discussion on package-version numbers... (PR 56961)
Garance A Drosihn
drosih at rpi.edu
Fri May 7 11:01:08 PDT 2004
At 5:08 PM -0500 5/6/04, Jacques A. Vidrine wrote:
>On Thu, May 06, 2004 at 02:36:41PM -0700, Kris Kennaway wrote:
> > On Thu, May 06, 2004 at 04:24:42PM -0500, Jacques A. Vidrine wrote:
> > Some ports use "p1" for "patchlevel 1", some use it for "prerelease
> > version 1". Since we can't have it both ways, committers need
> > to remember to use pkg_version -t and some careful foresight to
> > avoid running version numbers backwards. However ultimately there
> > will be continue to be mistakes made, even if version monotonicity
> > is somehow enforced at commit-time.
>That's true, mistakes will happen. But simpler conventions could
>make the mistakes more obvious.
>Strawman version grammar
> <version> ::= <major> (<letter> (<minor>)? )? '_' <revision> ',' <epoch>
> <major> ::= <dotted>
> <minor> ::= <dotted>
> <dotted> ::= <integer> ('.' <dotted>)?
> <revision> ::= <integer>
> <epoch> ::= <integer>
> <letter> ::= 'a'..'z'
> <integer> ::= 32-bit integer
Is it fair to say that the real problem is that we are trying to
impose order on version-numbers which are being picked by the
10,000 different developers of the original programs that we are
creating ports for? So, basically, no matter what scheme we come
up with, we have absolutely no way to force any of the original
authors to conform to our scheme. None. We can not do it. It
will not happen. We have no way to make it happen. Even if we
pick something that works today, there is nothing we can do to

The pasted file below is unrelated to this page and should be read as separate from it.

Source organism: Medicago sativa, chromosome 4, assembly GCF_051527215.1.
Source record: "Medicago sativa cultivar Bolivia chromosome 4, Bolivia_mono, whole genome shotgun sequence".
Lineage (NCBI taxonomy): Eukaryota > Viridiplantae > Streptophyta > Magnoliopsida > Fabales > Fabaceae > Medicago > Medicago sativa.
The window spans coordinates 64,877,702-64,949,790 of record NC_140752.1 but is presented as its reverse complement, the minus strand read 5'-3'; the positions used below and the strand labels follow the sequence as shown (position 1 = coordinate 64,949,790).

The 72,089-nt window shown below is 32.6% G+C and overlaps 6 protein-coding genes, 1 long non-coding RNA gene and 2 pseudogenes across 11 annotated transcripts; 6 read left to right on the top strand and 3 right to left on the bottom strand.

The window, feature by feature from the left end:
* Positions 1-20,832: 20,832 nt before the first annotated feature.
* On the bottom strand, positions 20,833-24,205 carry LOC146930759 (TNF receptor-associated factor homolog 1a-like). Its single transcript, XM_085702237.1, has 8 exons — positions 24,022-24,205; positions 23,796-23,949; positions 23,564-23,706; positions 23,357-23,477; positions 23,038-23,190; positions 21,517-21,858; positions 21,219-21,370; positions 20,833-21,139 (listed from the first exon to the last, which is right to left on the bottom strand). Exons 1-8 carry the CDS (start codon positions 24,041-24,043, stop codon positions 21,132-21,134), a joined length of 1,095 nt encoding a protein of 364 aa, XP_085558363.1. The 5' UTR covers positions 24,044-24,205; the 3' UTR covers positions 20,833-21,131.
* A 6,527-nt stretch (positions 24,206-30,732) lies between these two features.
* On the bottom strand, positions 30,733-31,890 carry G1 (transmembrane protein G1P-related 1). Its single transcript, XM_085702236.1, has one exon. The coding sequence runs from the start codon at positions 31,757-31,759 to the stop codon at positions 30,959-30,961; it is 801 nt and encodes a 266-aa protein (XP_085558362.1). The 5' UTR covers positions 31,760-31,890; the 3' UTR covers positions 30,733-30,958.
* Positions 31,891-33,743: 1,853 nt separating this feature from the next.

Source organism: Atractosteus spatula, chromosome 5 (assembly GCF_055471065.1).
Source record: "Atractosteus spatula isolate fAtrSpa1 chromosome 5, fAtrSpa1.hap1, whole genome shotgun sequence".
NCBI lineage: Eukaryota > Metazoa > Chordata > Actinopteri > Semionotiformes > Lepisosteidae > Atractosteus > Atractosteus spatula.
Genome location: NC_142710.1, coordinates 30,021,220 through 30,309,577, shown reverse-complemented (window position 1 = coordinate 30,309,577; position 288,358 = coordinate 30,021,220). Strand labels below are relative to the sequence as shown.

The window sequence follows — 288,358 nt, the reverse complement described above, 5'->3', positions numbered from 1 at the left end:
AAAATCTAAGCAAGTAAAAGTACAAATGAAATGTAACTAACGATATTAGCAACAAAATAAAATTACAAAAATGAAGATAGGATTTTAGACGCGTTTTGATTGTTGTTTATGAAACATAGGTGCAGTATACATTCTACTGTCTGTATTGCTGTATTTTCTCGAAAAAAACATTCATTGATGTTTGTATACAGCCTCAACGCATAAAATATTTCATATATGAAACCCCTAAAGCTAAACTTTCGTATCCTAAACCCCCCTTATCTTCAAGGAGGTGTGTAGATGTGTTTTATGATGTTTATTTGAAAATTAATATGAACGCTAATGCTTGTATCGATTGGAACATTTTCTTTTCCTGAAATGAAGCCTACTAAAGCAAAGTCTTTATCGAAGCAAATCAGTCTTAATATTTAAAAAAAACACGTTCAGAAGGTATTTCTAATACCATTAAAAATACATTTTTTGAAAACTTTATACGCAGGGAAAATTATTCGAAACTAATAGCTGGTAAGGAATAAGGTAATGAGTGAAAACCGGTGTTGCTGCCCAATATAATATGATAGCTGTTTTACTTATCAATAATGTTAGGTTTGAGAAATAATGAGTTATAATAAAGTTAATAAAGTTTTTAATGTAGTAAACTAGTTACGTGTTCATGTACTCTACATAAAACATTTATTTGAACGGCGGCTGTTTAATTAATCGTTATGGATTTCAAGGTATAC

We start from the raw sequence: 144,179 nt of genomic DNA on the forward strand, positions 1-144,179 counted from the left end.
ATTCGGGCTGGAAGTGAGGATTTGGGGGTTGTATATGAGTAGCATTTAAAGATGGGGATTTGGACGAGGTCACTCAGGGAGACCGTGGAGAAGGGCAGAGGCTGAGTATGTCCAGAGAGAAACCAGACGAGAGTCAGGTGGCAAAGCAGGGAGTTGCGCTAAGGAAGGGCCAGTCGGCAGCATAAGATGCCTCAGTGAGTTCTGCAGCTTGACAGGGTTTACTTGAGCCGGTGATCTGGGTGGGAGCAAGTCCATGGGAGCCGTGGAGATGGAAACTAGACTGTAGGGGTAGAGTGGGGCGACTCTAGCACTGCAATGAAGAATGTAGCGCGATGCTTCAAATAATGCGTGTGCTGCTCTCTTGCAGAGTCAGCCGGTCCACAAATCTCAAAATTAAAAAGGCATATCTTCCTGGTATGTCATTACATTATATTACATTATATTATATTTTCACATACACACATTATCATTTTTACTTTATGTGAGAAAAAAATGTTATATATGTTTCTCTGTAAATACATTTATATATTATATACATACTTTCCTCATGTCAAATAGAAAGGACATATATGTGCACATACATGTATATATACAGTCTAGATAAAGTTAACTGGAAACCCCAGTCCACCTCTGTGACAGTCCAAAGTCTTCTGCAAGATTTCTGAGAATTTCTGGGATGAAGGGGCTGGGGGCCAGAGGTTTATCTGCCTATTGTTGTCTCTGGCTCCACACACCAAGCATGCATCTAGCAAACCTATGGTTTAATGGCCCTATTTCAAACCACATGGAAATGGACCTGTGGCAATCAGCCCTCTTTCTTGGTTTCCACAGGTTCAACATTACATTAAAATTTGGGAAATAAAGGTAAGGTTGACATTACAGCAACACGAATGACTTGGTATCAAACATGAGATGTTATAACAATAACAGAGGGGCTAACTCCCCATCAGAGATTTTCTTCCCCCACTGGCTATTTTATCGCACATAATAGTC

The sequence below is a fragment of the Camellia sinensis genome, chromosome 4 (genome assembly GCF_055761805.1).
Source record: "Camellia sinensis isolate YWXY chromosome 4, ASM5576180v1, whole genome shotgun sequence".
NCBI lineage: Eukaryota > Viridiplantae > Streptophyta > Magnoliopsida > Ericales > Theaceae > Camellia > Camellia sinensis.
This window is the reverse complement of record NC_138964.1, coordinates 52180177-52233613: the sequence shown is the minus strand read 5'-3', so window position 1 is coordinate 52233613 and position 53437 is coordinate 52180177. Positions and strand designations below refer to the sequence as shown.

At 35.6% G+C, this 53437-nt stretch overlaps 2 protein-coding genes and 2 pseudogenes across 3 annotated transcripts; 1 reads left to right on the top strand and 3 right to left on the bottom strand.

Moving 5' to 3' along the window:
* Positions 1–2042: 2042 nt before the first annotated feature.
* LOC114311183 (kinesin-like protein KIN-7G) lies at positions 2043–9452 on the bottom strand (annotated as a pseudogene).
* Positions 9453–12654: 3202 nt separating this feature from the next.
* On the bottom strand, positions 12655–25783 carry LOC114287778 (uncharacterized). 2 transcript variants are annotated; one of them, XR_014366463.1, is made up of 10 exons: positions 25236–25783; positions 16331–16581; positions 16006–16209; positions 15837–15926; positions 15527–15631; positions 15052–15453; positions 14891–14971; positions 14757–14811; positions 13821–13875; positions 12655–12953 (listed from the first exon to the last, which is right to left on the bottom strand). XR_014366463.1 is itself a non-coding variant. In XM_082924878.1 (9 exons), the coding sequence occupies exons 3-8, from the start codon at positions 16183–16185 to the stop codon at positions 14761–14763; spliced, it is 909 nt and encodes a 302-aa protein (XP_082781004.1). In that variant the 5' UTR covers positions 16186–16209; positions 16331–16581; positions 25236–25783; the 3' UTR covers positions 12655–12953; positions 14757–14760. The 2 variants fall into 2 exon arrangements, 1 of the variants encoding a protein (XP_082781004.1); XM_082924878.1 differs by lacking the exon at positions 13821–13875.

prevent 1,000 of those independent developers deciding on some
new version-numbering scheme for *their* products tomorrow, and
thus break whatever clever grammar we dreamed up today.
If so, then let's just give up on that. Alternate idea for
<portversion> -> *our* idea of the version of the sources
for this port. Make it a date string.
[personal twist on that idea: make the month
a letter from A-L, instead of 01-12]
<portrevision> -> incremented when *our* files for a port
changes (our makefiles, our patches, etc),
but we are still basing the port on the
same sources from the original developer.
<origversion> -> the version which the original developer
tagged on their source files.
So, a full portname might look like:
We use the '2003E16.0' part for all our own FreeBSD-ports
processing, and we basically ignore whatever version the
original author gave their source. The *author's* version is
only there for humans to eyeball and nod at, when they want to
compare what they have installed on FreeBSD to what they have
on other operating systems. It is not to be used by ports-
processing, since we have no control over those values.
. . . . . . or was my initial premise not fair to say? :-)
Garance Alistair Drosehn = gad at gilead.netel.rpi.edu
Senior Systems Programmer or gad at freebsd.org
Rensselaer Polytechnic Institute or drosih at rpi.edu
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